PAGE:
Statins significantly decrease cardiovascular events, all-cause mortality in both sexes
MONDAY, Jan. 30 (HealthDay News) -- Statin therapy is equally effective for decreasing cardiovascular events in women and men, according to a meta-analysis published in the Feb. 7 issue of the Journal of the American College of Cardiology.
To evaluate the effect of statins in decreasing cardiovascular events in men and women, William J. Kostis, Ph.D., M.D., from Harvard Medical School in Boston, and colleagues reviewed data from 18 randomized clinical trials of statins with sex-specific outcomes. The studies involved 141,235 participants, including 40,275 women, with a total of 21,468 cardiovascular events.
The investigators found that the cardiovascular event rate was significantly lower for participants randomized to statin intervention versus those randomized to control (low-dose statin, placebo, or usual care), with similar rates for women (odds ratio [OR], 0.81; 95 percent confidence interval [CI], 0.75 to 0.89) and men (OR, 0.77; 95 percent CI, 0.71 to 0.83). Irrespective of the type of control, baseline risk, or type of end point, and in both primary and secondary prevention, the benefit of statins was statistically significant in women and men. For both women and men, all-cause mortality was lower with statin therapy without significant interaction by sex (P for interaction = 0.4457).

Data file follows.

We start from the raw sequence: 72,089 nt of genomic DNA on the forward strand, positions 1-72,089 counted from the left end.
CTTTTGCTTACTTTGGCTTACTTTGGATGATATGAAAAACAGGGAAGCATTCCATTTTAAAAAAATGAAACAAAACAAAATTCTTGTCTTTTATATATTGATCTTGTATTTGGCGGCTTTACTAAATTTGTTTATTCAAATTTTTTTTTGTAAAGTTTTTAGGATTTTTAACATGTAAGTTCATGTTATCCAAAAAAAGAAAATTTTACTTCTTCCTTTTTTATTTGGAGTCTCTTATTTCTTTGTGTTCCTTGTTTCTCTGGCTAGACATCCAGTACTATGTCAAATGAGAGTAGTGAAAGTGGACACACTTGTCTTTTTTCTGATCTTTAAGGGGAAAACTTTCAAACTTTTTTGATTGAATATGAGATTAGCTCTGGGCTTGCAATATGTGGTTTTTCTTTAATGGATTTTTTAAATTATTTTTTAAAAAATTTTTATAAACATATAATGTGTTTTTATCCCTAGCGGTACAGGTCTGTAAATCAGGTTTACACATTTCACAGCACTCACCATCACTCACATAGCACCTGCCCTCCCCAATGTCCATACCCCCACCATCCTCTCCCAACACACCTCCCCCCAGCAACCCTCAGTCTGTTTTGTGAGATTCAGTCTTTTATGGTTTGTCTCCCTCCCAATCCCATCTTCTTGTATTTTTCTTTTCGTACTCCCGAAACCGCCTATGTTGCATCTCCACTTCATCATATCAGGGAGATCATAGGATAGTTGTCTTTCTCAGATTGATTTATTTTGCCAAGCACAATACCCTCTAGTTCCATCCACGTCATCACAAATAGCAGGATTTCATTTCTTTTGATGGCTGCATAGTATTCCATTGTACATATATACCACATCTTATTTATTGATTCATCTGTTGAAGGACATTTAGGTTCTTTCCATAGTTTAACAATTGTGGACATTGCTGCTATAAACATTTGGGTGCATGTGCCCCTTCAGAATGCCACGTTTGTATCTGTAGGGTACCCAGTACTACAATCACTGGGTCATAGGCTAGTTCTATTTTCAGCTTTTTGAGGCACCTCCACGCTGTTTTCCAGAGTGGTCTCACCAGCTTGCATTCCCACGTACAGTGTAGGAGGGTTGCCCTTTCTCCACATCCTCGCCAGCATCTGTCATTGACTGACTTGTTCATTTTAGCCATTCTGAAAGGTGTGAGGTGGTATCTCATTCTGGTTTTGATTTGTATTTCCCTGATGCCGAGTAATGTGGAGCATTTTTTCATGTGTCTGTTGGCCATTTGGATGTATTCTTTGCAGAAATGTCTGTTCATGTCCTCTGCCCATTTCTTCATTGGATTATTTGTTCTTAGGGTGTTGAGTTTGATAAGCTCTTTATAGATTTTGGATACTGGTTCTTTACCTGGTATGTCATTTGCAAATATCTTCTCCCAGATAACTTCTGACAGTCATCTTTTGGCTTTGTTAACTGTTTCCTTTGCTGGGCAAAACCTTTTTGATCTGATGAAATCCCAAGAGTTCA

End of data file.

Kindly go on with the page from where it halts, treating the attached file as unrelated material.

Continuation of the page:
"Statins decrease cardiovascular events and all-cause mortality in both women and men. The effect on cardiovascular events is present in both primary and secondary prevention trials. Therefore, statin therapy should be used in appropriate patients without regard to sex," the authors write.
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